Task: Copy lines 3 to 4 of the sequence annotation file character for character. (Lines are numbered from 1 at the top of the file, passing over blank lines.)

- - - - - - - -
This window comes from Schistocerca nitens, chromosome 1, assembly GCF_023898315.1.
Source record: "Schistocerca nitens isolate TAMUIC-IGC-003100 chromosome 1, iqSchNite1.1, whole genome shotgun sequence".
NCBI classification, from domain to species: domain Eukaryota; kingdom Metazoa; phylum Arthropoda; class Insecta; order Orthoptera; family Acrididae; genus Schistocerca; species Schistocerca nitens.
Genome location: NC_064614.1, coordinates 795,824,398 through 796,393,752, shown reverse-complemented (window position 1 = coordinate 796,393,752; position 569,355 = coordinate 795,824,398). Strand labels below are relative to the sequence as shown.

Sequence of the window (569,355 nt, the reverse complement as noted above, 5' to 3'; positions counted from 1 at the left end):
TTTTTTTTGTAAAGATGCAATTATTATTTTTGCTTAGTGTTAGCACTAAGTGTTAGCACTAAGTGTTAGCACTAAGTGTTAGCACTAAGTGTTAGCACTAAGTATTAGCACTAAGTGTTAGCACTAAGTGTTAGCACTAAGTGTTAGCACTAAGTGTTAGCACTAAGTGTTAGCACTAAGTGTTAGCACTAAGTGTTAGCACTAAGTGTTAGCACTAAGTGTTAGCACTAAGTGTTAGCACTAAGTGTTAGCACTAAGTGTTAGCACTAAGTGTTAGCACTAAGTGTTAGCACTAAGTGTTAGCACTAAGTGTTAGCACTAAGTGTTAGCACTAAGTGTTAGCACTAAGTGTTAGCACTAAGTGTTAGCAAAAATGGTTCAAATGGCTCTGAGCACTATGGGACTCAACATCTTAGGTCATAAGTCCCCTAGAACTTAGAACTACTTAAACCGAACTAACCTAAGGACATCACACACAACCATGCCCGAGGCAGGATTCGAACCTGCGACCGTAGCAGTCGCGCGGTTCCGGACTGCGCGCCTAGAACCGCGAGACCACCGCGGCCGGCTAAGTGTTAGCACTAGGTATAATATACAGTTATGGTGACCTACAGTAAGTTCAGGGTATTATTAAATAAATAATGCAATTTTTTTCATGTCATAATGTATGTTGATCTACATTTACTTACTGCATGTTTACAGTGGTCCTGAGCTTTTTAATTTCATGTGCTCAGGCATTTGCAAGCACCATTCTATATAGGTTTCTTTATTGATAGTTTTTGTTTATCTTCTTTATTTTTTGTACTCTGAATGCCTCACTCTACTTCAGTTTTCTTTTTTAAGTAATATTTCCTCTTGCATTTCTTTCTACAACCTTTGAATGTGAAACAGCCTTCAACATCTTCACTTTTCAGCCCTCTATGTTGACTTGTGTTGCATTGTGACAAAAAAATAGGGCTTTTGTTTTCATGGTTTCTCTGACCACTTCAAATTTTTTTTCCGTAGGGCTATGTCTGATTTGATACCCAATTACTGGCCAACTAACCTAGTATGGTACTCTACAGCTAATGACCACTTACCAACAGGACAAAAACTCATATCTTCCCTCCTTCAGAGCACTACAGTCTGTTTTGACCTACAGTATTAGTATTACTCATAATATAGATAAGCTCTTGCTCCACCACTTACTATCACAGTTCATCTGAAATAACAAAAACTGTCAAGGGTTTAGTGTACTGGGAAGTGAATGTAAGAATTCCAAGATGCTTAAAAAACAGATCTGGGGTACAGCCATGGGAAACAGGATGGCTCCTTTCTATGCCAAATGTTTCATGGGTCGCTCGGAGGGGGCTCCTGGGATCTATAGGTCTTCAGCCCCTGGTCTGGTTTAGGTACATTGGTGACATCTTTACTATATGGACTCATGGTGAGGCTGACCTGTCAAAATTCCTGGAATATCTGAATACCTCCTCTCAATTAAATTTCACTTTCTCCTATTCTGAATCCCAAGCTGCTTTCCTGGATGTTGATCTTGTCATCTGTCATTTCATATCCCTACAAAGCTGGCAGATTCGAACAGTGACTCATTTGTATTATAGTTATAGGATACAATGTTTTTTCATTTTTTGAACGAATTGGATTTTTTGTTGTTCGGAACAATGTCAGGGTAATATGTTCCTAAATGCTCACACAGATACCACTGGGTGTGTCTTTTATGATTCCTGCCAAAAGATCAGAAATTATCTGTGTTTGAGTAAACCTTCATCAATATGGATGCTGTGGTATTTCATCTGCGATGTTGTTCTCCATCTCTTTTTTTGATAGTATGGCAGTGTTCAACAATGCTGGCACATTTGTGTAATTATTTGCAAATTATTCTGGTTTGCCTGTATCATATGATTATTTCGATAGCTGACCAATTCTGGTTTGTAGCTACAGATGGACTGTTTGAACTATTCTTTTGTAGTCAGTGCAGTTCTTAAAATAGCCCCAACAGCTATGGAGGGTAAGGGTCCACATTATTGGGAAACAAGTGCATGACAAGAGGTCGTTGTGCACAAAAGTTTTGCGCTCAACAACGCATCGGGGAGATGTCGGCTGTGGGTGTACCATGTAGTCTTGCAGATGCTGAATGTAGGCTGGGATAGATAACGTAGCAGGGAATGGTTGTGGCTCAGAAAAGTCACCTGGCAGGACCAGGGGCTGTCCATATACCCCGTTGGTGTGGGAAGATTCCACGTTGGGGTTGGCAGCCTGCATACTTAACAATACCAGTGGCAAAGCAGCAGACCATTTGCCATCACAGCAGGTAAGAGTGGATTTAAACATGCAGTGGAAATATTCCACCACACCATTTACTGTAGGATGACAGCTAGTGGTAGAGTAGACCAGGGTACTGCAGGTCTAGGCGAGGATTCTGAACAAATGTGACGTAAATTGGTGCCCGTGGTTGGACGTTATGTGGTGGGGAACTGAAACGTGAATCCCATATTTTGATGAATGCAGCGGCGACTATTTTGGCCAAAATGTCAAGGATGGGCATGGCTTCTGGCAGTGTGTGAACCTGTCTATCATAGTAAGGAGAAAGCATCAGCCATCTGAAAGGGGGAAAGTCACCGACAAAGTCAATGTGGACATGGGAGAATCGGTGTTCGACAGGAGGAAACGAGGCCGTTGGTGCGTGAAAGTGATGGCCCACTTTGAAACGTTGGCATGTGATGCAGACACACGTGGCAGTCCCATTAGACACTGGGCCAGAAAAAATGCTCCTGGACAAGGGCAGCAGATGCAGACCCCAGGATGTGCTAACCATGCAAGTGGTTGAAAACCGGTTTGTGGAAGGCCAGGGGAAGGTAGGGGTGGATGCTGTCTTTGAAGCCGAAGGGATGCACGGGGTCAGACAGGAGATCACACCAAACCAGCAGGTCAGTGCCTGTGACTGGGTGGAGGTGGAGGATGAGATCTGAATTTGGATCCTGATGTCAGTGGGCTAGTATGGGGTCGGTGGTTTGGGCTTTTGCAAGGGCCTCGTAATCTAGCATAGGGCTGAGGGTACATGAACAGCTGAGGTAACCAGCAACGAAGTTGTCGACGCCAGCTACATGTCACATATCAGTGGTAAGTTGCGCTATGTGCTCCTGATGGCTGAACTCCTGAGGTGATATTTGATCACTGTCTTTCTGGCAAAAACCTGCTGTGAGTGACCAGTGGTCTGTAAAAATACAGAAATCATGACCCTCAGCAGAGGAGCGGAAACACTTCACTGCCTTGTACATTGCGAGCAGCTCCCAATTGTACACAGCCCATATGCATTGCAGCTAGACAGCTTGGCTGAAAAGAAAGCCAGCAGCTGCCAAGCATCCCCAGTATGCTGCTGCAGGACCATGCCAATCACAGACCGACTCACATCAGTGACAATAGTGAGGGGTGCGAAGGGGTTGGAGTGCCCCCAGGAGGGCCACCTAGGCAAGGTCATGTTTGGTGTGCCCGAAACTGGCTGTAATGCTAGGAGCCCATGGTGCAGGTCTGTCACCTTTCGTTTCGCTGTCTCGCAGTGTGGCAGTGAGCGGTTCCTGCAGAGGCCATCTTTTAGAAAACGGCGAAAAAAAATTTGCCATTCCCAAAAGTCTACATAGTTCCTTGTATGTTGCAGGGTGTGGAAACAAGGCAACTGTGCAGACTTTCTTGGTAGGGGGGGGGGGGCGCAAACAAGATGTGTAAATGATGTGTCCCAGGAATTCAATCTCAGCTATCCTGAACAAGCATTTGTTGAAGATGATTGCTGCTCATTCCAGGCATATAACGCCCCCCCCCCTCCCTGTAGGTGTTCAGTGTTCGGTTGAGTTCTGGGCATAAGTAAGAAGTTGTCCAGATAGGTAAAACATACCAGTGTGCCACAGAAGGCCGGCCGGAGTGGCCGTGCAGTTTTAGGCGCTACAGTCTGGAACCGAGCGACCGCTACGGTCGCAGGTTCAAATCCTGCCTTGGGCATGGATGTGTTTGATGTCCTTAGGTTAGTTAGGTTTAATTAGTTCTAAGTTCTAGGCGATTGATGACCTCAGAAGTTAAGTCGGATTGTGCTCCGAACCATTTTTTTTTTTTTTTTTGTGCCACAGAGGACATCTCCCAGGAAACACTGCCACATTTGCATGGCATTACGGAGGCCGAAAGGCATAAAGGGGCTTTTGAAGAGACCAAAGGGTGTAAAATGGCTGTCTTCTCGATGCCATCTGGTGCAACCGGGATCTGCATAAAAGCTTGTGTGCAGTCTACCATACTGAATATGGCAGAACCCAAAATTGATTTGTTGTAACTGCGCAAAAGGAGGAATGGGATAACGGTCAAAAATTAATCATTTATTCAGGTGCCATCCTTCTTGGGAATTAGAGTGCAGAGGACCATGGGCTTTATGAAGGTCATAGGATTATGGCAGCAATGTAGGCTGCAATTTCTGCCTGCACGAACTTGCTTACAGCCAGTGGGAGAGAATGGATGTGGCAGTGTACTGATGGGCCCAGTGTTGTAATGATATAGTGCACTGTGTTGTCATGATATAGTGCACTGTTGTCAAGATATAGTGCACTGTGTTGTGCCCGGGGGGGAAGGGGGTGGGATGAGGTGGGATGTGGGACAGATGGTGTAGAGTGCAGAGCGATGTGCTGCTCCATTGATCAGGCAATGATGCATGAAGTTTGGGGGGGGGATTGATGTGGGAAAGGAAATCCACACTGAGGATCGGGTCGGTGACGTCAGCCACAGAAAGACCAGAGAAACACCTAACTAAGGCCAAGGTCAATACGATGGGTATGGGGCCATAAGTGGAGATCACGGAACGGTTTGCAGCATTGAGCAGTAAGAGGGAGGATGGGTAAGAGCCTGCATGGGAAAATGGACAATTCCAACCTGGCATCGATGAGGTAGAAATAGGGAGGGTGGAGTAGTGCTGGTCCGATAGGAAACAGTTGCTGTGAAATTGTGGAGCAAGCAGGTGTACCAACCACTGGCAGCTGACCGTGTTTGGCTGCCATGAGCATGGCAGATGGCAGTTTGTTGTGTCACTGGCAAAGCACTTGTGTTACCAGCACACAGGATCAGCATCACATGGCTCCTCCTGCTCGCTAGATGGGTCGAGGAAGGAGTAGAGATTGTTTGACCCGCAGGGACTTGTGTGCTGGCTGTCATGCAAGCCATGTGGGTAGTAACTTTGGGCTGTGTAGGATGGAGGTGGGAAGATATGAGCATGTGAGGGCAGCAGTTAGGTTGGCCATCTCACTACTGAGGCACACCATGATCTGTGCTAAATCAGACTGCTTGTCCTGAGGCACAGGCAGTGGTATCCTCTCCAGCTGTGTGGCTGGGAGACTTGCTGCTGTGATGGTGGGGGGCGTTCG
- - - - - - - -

NCBI classification, from domain to species: domain Eukaryota; kingdom Metazoa; phylum Arthropoda; class Insecta; order Orthoptera; family Acrididae; genus Schistocerca; species Schistocerca nitens.
Genome location: NC_064614.1, coordinates 795,824,398 through 796,393,752, shown reverse-complemented (window position 1 = coordinate 796,393,752; position 569,355 = coordinate 795,824,398). Strand labels below are relative to the sequence as shown.